Colic is a term used to describe a baby who is well, but who cries an excessive amount of the time.
Formal definitions describe it as a well-fed and otherwise well infant less than three months old who cries for more than three hours per day, for more than three days per week, for at least three weeks. Babies are affected from around three weeks of age, and usually improve by around three months.
Colic is often worse in the early evening and can affect up to 20% of babies.
Caring for babies with excessive crying or colic is very difficult, worrying, tiring and frustrating for parents.
Working out what is causing the crying and how to make a difference is not easy. Multiple factors are likely at play. As a result, treatment options are not very well understood – what works for one baby may not work for another.
Is it the gut?
One popular explanation is that there is an increase of gas or other irritation in the gut causing windy pain and discomfort. The type of feeding doesn’t seem to influence whether a baby gets colic, but it does affect treatment suggestions. Adjusting a baby’s diet or gut bacteria to try to reduce any gas build up is often tried.
If a baby is breast-fed, some suggest adjusting mum’s diet to reduce any allergens (in particular dairy food), which may irritate the baby’s gut. There is no clear evidence these changes make any significant difference. The risk of following these dietary changes is reducing nutrition for mum, and hence baby. Changing from breast feeding to formula feeding to treat colic is not advised.
If a baby is exclusively formula-fed, a trial of an alternative formula may be given. In particular, trying a formula where the milk proteins have been broken down to improve absorption (hydrolysed) may be helpful.
Different types of bacteria are found in the gut of a colicky baby compared to a baby without colic. To try to rectify this, probiotic supplements have been trialled in babies with colic.
Although one recent study showed no effect, there is generally a trend toward reduced duration of crying time in babies treated with probiotics, in particular, L.Reuteri. Probiotics are safe for use in babies, and may help reduce the features of colic.
Is my baby overstimulated?
Another explanation is that by the end of the day, the baby (used to the peace and quiet of the uterus for so many months) has “had enough”. Supporters of this theory advise parents to reduce stimulation of their baby to improve crying.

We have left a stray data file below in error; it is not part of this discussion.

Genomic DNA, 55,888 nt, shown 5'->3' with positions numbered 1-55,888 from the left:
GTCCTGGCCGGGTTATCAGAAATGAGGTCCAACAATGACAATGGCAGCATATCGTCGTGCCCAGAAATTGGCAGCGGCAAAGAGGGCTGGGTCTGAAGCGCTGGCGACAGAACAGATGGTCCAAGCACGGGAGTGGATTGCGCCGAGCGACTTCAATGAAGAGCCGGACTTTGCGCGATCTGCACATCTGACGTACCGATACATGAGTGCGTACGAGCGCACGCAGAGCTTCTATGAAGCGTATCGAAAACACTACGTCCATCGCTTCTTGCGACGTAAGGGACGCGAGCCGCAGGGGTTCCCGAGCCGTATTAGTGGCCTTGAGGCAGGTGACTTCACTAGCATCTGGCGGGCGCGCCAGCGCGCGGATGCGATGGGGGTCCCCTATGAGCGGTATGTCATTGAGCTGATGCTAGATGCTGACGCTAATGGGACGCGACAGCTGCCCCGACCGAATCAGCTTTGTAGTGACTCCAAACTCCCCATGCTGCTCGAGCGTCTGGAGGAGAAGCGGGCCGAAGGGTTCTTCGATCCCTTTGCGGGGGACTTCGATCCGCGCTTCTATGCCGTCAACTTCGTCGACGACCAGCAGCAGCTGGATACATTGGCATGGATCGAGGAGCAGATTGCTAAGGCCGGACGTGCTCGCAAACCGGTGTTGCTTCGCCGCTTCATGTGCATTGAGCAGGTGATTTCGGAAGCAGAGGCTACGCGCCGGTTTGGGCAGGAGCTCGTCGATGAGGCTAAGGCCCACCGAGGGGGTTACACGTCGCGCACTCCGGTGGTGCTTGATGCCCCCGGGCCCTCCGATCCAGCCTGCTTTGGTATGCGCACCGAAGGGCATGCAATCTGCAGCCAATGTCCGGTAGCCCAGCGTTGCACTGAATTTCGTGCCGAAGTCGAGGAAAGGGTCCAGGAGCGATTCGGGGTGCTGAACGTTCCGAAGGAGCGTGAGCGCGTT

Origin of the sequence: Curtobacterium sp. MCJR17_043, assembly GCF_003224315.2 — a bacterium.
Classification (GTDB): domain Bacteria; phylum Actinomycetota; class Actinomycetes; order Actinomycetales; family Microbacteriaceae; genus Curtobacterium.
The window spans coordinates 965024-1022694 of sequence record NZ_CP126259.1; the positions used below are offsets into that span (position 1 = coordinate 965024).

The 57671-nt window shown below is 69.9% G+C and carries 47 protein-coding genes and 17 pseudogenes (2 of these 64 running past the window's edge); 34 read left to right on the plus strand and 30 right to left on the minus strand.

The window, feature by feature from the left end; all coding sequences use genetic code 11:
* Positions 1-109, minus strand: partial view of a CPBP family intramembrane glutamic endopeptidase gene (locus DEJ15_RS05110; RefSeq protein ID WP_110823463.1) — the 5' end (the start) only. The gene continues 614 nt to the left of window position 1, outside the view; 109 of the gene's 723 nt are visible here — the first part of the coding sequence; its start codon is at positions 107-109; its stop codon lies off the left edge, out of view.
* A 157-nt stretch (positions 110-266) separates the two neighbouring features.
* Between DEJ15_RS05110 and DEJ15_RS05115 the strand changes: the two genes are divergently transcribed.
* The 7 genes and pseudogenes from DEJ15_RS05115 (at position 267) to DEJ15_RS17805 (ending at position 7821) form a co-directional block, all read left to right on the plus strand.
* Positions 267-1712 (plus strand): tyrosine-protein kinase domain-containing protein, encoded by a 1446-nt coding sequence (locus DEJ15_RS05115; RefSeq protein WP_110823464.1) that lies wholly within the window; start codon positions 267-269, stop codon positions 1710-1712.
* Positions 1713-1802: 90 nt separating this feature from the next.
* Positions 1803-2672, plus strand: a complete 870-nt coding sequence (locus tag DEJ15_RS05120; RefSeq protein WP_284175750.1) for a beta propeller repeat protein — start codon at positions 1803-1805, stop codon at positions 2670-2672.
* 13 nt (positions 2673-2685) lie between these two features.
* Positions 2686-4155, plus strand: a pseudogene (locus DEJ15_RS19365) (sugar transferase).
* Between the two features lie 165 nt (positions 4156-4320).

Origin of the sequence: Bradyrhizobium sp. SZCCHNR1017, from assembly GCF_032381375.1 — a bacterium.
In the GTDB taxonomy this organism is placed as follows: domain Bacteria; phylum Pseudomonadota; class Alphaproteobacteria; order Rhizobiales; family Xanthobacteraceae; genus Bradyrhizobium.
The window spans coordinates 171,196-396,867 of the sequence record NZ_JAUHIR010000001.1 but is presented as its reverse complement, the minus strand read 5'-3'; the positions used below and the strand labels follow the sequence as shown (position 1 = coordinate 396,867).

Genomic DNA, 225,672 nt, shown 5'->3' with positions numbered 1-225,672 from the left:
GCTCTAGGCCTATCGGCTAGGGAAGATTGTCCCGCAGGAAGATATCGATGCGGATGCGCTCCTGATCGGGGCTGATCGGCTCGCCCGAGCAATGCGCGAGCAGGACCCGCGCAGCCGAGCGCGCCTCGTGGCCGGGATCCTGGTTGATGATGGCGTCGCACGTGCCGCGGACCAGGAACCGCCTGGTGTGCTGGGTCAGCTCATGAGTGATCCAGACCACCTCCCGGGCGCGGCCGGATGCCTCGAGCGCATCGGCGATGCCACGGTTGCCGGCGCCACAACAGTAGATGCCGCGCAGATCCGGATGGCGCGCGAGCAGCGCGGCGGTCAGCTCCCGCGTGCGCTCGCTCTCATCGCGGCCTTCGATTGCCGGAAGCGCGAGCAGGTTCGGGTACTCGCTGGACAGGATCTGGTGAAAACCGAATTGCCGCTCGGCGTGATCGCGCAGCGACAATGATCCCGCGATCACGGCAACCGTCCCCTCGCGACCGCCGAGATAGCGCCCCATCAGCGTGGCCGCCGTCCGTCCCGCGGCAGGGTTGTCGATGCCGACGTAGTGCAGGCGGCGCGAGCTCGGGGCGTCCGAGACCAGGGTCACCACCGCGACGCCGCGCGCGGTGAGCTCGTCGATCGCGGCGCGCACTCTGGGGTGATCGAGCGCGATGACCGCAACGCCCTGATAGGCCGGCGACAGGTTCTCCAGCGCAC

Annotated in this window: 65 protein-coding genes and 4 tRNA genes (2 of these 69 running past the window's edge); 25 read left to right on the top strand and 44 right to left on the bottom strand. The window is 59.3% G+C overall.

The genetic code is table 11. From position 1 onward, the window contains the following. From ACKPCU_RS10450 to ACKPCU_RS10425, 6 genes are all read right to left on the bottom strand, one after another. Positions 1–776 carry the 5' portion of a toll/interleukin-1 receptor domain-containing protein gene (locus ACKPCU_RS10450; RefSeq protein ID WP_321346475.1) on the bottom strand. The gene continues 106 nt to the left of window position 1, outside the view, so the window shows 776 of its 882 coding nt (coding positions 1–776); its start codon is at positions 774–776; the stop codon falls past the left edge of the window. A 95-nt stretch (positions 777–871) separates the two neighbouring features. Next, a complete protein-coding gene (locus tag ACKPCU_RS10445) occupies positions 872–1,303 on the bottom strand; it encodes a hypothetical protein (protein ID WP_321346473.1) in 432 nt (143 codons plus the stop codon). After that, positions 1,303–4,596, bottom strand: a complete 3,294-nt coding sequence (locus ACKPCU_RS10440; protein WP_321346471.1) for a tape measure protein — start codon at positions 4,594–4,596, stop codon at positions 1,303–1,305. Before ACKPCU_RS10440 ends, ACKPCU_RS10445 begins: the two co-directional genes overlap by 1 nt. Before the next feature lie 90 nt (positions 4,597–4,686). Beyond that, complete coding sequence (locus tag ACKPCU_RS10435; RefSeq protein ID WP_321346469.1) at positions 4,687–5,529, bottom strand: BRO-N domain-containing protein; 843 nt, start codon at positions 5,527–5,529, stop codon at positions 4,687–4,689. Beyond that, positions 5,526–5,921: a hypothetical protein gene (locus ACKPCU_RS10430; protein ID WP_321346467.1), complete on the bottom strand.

In practical terms, this means keeping the baby away from bright lights and loud noises (and relatives), and lightly wrapping the baby.
The research on these interventions is split. Some studies show a reduction in crying.
Provided a caregiver is still nearby or with the baby, there is little harm in this intervention, and it may be of benefit.
Is it a migraine?
Migraines are often inherited. Mothers with migraines are more likely to have babies with colic, and colicky babies are more likely to have childhood migraines. It makes sense that some babies with colic may have a form of migraine.
Children with migraines often improve with reducing external stimuli, including turning down noise and lights, avoiding strong smells and going to sleep. Similar management can be applied to babies. This correlates well with the management of the “overstimulated baby” described above.
Medications can be of use in migraines, but in general they are avoided in babies due to safety concerns, and the potential for the medications themselves to worsen the migraine.
What about colic medications?
The only medication which has proven benefit in the treatment of colic (dicyclomine) comes with several serious side-effects including breathing difficulties, seizures and coma. It is unlicensed for use in babies in several countries.
Other over-the-counter medications have not been proven to reduce crying.
Tea containing fennel may make some improvement, but the associated side-effects such as vomiting and loss of appetite may have negative effects on a baby’s nutrition.
Some other herbal preparations for colic have been found to have serious side-effects such as liver failure and should be avoided.
Although chiropractic care may be promoted as a treatment for colic, multiple reviews demonstrate any studies showing any benefit are not well designed.
Well-designed studies show no benefit of chiropractic treatment over being held by a nurse.
Worrying possible side effects such as rupture of arteries in the neck add to the advice that chiropractic treatment is not recommended in the treatment of colic.
So what can I do?
Time cures colic. In the meantime, probiotics are a safe treatment, reducing stimulation may help a baby settle, a trial of hydrolysed formula may help (but don’t change to formula if you are breastfeeding) and other medications should be avoided.
Seek support. Caring for a baby with colic is hard. There is a higher rate of dangerous actions such as shaking, smothering and slapping in crying colicky babies. Family and community supports differ in each area, but talking to your health-care professional will help you find support in your local area.
Remember, crying can be caused by many things, not just colic. If you are worried about your baby, it is very important to have your baby checked by a doctor or nurse before assuming this is colic.
Kirsten Thompson does not work for, consult, own shares in or receive funding from any company or organization that would benefit from this article, and has disclosed no relevant affiliations beyond the academic appointment above.